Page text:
Can Dogs Eat Oranges?
It's summertime, and some of you have been reaching out to us at Cornucopia Pet Foods to ask the team at Cornucopia, with their 50+ years of experience, “Can dogs eat oranges?"
Can My Dog Eat Oranges? (Yes)
You will be very happy to know that…yes, to some extent, your pooch can eat oranges.
According to the experts at Cornucopia, while normally not all fruits and vegetables are safe for dogs, oranges are fine for them to eat-although in very small quantities.
As some of us might know, oranges are full of vitamin C, which can benefit your dog’s immune system. In addition, packed with the goodness of such nutrients as potassium, and some fiber, they are also low in sodium. The high-water content that this leads to can provide the added hydration your pet so desperately needs on hot summer days.
But just how much is very small quantities? How much orange can I give my dog?
How Much Orange Can I Give My Dog?
Indeed, whilst an orange makes for a healthy dog snack, it must only be given in limited amounts — perhaps one or two segments a day.
The rule of thumb is that, even if your dog shows adverse reactions or signs of indigestion, limit its intake of oranges and all treats to no more than 10 percent of your dog's daily calories.
This advice is most important if yours is a small dog.
Can Small Dogs Eat Oranges?
Although not toxic to your dog, oranges do not have their hazards-especially if you have a small dog.
According to the team at Cornucopia, while oranges are non-toxic to dogs, there are some things to remember when feeding them to your dog as a snack.
Firstly, oranges contain moderate sugar content, that can potentially cause GI upset if your dog eats too much. Consequently, the team at Cornucopia advises that you always check with your vet before you offer a new sweet, Vitamin-C- loaded food such as an orange which has high sugar content to your dog-especially if diabetes or weight management is a concern when it comes to your pet.
However, should you decide to give your dog an orange this summer, then it is probably a good idea to start slowly and observe how your pooch's stomach reacts.
NOTE, citrus fruits are acidic. This can lead to signs of diarrhea and/or vomiting in some dogs.
PLEASE STOP! feeding your dog-big or small- oranges AT ONCE should you notice any adverse reaction or unusual digestion-related behavior that you suspect could be the result of your pooch eating an orange.
Unlike big dogs, because of their smaller bodies, small dogs are more easily and greatly affected when they eat potentially toxic foods in large quantities. As such, even if your small dog has a large appetite for oranges, always limit its intake of the treat.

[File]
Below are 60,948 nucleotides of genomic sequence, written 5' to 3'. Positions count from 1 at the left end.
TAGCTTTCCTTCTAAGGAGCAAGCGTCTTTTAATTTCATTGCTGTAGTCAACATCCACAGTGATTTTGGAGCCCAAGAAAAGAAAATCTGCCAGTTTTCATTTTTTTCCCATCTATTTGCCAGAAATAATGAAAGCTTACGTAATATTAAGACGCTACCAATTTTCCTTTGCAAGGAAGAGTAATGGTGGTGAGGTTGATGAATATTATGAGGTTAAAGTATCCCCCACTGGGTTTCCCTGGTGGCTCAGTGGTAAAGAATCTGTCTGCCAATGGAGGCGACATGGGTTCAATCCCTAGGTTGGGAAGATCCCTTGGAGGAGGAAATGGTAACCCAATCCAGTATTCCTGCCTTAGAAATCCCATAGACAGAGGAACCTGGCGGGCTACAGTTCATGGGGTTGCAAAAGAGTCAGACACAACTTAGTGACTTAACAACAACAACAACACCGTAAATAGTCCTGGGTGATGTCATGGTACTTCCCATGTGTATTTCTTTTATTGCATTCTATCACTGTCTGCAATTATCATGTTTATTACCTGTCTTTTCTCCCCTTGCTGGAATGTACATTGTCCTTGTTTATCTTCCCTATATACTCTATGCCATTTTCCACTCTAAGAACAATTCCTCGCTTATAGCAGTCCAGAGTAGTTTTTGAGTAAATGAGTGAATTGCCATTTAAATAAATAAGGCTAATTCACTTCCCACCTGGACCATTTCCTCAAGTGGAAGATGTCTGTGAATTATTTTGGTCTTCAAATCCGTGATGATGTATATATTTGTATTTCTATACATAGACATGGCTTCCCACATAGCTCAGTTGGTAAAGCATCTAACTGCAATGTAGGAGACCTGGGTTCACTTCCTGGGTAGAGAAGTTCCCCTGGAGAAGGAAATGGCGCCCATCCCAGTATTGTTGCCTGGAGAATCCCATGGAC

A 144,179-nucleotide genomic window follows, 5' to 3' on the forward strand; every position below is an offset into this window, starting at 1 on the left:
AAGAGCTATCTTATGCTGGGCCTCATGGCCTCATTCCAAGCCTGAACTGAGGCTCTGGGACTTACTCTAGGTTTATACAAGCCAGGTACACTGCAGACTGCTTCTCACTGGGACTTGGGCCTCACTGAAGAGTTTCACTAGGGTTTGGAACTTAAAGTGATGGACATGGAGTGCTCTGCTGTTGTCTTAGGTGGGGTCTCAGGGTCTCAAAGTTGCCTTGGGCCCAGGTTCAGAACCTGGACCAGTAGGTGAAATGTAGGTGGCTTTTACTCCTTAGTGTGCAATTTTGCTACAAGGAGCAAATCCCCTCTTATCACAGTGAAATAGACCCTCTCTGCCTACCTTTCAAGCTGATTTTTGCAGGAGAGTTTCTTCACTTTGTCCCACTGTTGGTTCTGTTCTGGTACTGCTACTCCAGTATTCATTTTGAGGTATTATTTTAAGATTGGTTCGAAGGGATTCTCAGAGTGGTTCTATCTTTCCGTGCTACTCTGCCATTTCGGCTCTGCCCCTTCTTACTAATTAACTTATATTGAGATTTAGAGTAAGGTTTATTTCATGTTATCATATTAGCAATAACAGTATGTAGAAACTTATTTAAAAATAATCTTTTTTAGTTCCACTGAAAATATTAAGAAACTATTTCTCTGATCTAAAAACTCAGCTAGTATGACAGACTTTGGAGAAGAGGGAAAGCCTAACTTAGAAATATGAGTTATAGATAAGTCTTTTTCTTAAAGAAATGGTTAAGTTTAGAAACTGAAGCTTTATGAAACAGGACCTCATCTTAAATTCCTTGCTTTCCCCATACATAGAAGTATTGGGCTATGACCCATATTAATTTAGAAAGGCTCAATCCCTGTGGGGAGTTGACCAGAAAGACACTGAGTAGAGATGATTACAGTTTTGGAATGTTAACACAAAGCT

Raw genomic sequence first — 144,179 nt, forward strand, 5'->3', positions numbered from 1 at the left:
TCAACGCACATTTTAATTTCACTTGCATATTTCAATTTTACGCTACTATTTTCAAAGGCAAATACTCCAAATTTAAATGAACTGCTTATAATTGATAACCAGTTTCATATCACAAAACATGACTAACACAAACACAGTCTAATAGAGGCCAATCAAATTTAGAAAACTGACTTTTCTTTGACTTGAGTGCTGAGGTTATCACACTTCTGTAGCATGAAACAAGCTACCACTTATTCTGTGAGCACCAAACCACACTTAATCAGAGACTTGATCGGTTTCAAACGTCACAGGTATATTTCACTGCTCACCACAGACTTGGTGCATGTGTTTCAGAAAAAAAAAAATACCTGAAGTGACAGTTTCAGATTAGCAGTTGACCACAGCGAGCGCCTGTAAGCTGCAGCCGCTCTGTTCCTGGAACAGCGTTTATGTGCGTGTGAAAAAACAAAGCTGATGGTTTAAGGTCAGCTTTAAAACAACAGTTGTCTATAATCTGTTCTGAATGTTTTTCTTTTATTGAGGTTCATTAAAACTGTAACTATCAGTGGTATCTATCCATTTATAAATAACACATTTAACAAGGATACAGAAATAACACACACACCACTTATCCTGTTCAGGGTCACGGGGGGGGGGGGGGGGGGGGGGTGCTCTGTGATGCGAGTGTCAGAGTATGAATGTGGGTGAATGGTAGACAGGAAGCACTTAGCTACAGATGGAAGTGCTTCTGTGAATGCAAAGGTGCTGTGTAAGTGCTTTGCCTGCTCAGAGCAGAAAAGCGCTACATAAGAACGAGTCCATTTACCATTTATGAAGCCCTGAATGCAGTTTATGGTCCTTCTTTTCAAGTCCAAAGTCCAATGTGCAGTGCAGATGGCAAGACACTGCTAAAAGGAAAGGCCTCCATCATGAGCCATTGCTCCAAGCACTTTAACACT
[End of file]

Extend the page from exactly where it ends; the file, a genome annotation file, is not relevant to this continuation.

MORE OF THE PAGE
Doing so for both small and big dogs will help you not only prevent a high intake of possible toxins, but also an upset stomach and weight gain in your dog.
Other than the precautions outlined above, usually, smaller dogs without any underlying medical health conditions or sensitive gastrointestinal (GI) systems can, safely eat 1-2 sections of a moderate-sized orange while larger dogs can, safely eat 2-4 sections.
And just how do I serve oranges to my dog, you ask?
How to Serve Oranges to Dogs
If your dog is one of those that will gobble anything and everything you put in front of it, then be extra careful when giving your dog an orange to eat. The tarty smell and taste of orange might just tempt your dog to gobble both the fruit and the orange peel or rind!
So, firstly, make sure you peel the orange. While orange peels are not toxic, however, they can get lodged in your doggie’s digestive tract, causing an obstruction that will require corrective surgery.
Secondly, also remember to remove all seeds. Seeds can be a choking hazard, especially for smaller dogs. And should seedless varieties of orange be out of season in your neck of the woods, then other types of oranges are fine to give to your dog, but PLEASE don't forget to remove seeds.
Otherwise, it’s best to keep oranges out of your dog’s reach for these reasons.
Once the steps above are out of the way, feel free to give the peeled, seeded, and succulent appropriate portion to your dog by hand. It builds intimacy with it that way.
Alternatively, give it to your dog as a topper in its regular meal.
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